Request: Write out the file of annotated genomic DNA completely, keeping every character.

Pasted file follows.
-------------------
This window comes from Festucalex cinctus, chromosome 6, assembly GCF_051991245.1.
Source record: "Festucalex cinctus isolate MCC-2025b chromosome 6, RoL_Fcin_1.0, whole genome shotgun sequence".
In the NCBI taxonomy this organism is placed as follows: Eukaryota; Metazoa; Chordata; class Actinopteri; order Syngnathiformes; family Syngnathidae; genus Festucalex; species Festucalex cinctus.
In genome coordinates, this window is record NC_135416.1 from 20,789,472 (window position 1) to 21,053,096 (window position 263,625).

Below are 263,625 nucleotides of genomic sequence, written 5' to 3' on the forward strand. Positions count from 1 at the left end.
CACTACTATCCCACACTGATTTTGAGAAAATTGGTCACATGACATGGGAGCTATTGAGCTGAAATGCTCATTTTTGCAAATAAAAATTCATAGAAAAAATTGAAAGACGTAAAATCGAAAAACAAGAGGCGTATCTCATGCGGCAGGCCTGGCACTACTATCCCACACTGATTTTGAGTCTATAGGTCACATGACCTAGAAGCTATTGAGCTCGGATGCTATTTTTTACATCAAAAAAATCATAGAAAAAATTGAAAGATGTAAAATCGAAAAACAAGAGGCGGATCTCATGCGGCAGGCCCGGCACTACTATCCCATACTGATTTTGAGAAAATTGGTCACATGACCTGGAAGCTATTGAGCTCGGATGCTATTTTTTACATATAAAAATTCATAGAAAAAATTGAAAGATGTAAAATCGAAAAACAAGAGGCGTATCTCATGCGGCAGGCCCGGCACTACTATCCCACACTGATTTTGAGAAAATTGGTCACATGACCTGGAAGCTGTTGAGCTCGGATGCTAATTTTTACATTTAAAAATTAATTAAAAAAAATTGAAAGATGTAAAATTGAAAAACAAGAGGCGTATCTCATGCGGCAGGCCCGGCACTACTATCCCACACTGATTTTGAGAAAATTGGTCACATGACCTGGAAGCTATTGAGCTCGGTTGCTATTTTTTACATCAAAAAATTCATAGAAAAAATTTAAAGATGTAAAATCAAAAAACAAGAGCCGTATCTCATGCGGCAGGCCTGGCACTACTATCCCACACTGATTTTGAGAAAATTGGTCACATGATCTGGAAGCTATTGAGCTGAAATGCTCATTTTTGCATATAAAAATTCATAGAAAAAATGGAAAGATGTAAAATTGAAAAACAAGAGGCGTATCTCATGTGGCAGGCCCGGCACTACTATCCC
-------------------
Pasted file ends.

This window comes from Festucalex cinctus, chromosome 6, assembly GCF_051991245.1.
Source record: "Festucalex cinctus isolate MCC-2025b chromosome 6, RoL_Fcin_1.0, whole genome shotgun sequence".
In the NCBI taxonomy this organism is placed as follows: Eukaryota; Metazoa; Chordata; class Actinopteri; order Syngnathiformes; family Syngnathidae; genus Festucalex; species Festucalex cinctus.
In genome coordinates, this window is record NC_135416.1 from 20,789,472 (window position 1) to 21,053,096 (window position 263,625).

Below are 263,625 nucleotides of genomic sequence, written 5' to 3' on the forward strand. Positions count from 1 at the left end.
CACTACTATCCCACACTGATTTTGAGAAAATTGGTCACATGACATGGGAGCTATTGAGCTGAAATGCTCATTTTTGCAAATAAAAATTCATAGAAAAAATTGAAAGACGTAAAATCGAAAAACAAGAGGCGTATCTCATGCGGCAGGCCTGGCACTACTATCCCACACTGATTTTGAGTCTATAGGTCACATGACCTAGAAGCTATTGAGCTCGGATGCTATTTTTTACATCAAAAAAATCATAGAAAAAATTGAAAGATGTAAAATCGAAAAACAAGAGGCGGATCTCATGCGGCAGGCCCGGCACTACTATCCCATACTGATTTTGAGAAAATTGGTCACATGACCTGGAAGCTATTGAGCTCGGATGCTATTTTTTACATATAAAAATTCATAGAAAAAATTGAAAGATGTAAAATCGAAAAACAAGAGGCGTATCTCATGCGGCAGGCCCGGCACTACTATCCCACACTGATTTTGAGAAAATTGGTCACATGACCTGGAAGCTGTTGAGCTCGGATGCTAATTTTTACATTTAAAAATTAATTAAAAAAAATTGAAAGATGTAAAATTGAAAAACAAGAGGCGTATCTCATGCGGCAGGCCCGGCACTACTATCCCACACTGATTTTGAGAAAATTGGTCACATGACCTGGAAGCTATTGAGCTCGGTTGCTATTTTTTACATCAAAAAATTCATAGAAAAAATTTAAAGATGTAAAATCAAAAAACAAGAGCCGTATCTCATGCGGCAGGCCTGGCACTACTATCCCACACTGATTTTGAGAAAATTGGTCACATGATCTGGAAGCTATTGAGCTGAAATGCTCATTTTTGCATATAAAAATTCATAGAAAAAATGGAAAGATGTAAAATTGAAAAACAAGAGGCGTATCTCATGTGGCAGGCCCGGCACTACTATCCC